Session 1A.2 Real-Time High Resolution Numerical Weather Prediction Forecasts for Incident Meteorologists

Monday, 1 June 2009: 9:15 AM
Grand Ballroom East (DoubleTree Hotel & EMC - Downtown, Omaha)
Alexander O. Tardy, NOAA/NWS, San Diego, CA

Presentation PDF (1.2 MB)

During the summer of 2008 the National Weather Service Forecast Office in Salt Lake City, Utah, ran an experimental, nested, high-resolution numerical weather prediction model on a Linux cluster. The goal of the project was to provide real-time 3-km model forecasts for use by Incident Meteorologists at wildfires. A version of the WRF model, running the ARW core with explicit convection, was run using initial and boundary conditions from the NCEP's North American Mesoscale Model.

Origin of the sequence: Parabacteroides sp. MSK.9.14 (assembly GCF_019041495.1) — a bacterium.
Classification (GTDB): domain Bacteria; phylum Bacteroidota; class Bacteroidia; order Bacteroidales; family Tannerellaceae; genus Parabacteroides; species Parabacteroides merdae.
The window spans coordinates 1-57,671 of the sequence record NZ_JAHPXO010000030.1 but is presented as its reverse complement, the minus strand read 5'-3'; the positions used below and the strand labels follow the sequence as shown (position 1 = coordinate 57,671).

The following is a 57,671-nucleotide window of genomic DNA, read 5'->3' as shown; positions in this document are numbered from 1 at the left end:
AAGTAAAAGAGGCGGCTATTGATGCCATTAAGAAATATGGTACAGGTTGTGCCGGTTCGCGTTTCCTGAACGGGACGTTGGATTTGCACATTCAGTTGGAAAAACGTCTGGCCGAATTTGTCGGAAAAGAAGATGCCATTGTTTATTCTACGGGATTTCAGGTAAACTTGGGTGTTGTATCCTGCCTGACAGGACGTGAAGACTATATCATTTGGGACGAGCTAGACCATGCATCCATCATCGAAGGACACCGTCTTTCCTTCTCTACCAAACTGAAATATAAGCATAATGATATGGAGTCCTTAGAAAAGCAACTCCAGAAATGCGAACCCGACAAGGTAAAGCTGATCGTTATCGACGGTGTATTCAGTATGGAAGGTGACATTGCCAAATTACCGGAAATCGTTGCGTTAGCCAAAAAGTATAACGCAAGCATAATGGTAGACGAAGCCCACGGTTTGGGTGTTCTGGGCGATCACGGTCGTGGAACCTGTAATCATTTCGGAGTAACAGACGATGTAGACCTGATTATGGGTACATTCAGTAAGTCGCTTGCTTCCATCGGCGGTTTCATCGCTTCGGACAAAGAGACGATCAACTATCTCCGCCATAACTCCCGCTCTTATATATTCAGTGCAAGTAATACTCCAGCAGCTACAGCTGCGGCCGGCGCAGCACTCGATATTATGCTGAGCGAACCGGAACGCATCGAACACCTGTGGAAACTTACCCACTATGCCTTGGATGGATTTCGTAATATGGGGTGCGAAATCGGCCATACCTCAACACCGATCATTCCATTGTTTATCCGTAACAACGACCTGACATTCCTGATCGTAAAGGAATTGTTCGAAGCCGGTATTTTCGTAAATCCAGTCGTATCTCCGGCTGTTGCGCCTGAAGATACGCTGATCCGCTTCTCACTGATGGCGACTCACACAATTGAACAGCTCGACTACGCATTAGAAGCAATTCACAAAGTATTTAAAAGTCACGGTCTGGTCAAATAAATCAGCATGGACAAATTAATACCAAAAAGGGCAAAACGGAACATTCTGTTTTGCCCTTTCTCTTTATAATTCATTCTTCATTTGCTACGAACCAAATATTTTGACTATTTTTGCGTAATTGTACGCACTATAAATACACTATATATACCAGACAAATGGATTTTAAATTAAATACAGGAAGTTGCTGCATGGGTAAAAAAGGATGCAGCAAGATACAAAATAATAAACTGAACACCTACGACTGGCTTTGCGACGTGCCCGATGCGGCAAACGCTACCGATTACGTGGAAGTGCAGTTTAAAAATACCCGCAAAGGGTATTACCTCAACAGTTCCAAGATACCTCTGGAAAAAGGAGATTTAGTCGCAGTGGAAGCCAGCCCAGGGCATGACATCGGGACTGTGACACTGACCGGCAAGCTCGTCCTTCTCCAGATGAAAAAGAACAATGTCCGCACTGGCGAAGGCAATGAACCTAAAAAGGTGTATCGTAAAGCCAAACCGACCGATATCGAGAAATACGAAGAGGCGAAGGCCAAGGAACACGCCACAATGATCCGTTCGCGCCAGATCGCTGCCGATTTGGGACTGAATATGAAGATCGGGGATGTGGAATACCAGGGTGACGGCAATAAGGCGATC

There were two 3-km nests defined across northern and southern Utah, respectively. Gridded and point output was made available on the Internet in the form of high resolution GEMPAK graphics and numerous point forecasts at selected locations, some collocated with automated observing (i.e., RAWS) sites. Forecast output was available in real-time for evaluating the potential for the development of moist convection within 18 hours of the time of model initialization. The high resolution model output, such as composite reflectivity, proved useful for the short-term temporal and spatial depiction of convection across the complex terrain of southern Utah during the summer monsoon.

Model forecasts of the movement and intensity of convection proved useful as an aid in the forecast and warning process (i.e., prior to and with radar reflectivity). Although the ability to issue warnings based solely on ensemble or deterministic numerical model forecasts is in its early stages, this study offered promise for applying short-term model forecasts in an operational setting.

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